The CX-5's new 2.5-L definitely gets the most power, but the CR-V's turbo 2.4-L has a smooth delivery of power as well as a quick acceleration speed. Plus, drivers will not have to spend as much to get that boost in power.


What makes a driving experience enjoyable? Is it the ride quality? A comfortable cabin? A fun slew of infotainment features? Drivers are all looking for different things, but when it comes to all of the drivability factors, one of these two vehicles has slightly more to offer to a diverse group of drivers.

The 2019 Mazda CX-5 struggles when it comes to accelerating and braking, at least on the old 2.5-L engine. As already mentioned, acceleration is sluggish on it, and the brakes feel just average - nothing exciting there. What Mazda does get right is steering and handling. The hefty steering reflects the CX-5's sporty nature, and it makes taking all kinds of turns easy. As far as handling goes, the CX-5 provides plenty of feedback and lets the driver know that they are in control. In other words, its handling is superior to the competition.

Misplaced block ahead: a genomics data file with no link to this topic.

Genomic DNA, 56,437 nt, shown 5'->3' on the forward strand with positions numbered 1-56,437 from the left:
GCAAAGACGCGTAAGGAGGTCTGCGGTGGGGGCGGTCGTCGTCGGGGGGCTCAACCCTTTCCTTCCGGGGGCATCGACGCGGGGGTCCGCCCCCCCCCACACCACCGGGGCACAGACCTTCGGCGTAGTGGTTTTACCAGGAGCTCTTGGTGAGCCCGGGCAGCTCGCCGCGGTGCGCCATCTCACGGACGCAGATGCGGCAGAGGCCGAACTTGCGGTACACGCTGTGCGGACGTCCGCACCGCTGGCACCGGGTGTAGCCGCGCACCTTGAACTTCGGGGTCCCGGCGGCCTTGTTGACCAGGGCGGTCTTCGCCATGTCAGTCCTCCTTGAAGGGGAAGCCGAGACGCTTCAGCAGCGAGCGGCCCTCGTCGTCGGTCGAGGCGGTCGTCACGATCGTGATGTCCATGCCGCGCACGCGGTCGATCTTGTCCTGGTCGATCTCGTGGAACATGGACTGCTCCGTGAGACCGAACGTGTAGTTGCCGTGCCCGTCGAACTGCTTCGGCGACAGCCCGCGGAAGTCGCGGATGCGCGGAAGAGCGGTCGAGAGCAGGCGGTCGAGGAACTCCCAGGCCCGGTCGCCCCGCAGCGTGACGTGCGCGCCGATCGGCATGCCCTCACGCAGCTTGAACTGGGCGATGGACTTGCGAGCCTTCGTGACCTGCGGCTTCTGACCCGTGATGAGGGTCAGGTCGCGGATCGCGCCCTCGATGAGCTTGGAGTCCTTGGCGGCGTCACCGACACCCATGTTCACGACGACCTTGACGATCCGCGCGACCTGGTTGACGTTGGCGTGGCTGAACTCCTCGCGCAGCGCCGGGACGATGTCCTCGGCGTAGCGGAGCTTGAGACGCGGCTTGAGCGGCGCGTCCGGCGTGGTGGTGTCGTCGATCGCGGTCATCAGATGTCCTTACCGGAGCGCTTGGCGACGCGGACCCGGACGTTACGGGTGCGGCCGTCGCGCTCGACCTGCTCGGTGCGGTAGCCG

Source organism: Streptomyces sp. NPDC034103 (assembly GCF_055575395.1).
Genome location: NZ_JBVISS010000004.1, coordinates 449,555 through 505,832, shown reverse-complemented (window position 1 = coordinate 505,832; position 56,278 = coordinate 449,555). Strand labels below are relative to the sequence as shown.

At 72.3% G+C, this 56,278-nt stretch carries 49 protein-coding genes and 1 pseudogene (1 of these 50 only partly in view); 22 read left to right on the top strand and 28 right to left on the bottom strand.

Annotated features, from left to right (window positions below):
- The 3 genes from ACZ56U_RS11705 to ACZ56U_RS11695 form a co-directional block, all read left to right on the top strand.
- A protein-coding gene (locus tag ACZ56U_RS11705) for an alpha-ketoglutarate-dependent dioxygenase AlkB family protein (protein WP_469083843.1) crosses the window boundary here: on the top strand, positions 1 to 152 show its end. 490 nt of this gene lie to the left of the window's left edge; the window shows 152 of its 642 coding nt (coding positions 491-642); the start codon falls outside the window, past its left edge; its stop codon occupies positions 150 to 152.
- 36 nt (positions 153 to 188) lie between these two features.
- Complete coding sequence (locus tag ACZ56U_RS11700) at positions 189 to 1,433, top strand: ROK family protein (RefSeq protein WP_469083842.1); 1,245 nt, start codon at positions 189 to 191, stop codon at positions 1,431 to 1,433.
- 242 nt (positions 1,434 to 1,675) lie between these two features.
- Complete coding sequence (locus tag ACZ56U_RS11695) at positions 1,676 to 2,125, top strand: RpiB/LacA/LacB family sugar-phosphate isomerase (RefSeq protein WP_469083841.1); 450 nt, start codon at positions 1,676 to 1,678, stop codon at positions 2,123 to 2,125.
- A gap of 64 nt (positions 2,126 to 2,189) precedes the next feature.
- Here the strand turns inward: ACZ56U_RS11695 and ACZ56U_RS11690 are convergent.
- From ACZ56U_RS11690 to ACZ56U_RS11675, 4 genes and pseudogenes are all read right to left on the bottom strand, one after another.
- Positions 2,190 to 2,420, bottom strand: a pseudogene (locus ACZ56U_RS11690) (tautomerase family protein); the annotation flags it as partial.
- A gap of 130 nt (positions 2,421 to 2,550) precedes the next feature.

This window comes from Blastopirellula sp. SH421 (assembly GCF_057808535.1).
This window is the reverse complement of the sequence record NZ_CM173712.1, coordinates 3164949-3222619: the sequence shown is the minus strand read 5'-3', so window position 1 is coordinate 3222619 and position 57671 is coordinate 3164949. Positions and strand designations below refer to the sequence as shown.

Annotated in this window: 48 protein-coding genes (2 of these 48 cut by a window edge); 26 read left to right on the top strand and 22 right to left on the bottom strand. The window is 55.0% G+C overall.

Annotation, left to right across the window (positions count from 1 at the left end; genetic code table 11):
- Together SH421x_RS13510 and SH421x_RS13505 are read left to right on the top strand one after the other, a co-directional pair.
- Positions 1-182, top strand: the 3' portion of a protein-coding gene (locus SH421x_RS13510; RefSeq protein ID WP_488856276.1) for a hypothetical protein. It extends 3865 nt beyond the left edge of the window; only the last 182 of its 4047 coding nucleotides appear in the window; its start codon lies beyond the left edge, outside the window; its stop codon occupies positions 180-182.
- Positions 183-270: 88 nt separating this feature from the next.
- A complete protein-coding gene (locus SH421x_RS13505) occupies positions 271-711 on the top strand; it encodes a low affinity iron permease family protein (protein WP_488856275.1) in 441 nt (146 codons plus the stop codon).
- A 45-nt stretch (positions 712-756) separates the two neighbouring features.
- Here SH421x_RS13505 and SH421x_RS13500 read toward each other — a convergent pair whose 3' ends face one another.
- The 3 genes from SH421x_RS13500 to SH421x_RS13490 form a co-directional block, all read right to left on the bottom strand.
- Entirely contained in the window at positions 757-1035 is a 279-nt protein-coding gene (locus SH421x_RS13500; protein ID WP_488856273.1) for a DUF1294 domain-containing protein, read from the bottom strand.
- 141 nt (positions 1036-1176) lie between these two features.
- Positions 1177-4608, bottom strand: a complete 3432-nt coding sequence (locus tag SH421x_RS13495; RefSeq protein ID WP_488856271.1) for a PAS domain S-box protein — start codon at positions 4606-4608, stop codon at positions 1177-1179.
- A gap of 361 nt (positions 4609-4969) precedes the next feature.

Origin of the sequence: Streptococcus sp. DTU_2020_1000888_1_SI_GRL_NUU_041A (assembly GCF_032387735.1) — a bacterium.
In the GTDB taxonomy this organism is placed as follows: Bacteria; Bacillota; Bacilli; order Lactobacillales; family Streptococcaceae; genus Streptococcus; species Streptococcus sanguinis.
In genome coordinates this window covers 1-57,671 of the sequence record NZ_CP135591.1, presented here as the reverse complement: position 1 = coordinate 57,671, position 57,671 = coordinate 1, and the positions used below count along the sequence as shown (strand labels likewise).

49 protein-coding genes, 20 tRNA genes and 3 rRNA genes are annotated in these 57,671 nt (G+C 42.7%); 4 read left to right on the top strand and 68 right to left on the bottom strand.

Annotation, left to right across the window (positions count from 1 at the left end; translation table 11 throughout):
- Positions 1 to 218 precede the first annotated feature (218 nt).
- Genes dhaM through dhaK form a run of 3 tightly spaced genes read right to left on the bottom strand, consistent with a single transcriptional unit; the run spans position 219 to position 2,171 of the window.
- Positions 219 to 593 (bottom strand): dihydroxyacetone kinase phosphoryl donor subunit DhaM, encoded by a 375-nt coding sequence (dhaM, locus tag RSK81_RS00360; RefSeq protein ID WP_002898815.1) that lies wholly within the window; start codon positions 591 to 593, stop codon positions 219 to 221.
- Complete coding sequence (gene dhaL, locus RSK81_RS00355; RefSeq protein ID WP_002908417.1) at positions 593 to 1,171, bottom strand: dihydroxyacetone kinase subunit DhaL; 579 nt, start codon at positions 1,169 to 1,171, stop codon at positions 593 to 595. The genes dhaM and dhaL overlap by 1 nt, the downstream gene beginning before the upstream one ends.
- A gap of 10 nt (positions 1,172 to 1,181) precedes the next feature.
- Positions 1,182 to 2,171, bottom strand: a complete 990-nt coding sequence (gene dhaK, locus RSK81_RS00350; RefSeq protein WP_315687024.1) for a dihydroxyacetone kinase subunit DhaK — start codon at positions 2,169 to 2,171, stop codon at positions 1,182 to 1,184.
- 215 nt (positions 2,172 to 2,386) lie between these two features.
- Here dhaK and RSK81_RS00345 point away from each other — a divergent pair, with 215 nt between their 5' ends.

There are a few flaws when it comes to comfort inside of the CX-5. The side bolsters up front can be annoying, pushing into the driver and front seat passenger when making a hard turn. The rear seat has a flat bottom which, despite decent enough padding, can make lengthy car rides uncomfortable. There isn't much in the way of road or wind noise, but the engine can be heard growling when the driver puts the pedal to the metal. Also, when in Sport mode, the noise gets exacerbated by Sport mode gripping onto gears a little too long.

That being said, the interior itself is fairly user-friendly. Drivers should have no problem reaching the controls, which are clearly labeled. The one qualm drivers might have is that the armrests are short, making resting the elbows while holding the wheel impossible. Still, it is easy to find a cozy driving position since the driver's seat and tilt-and-telescoping steering wheel are both highly adjustable.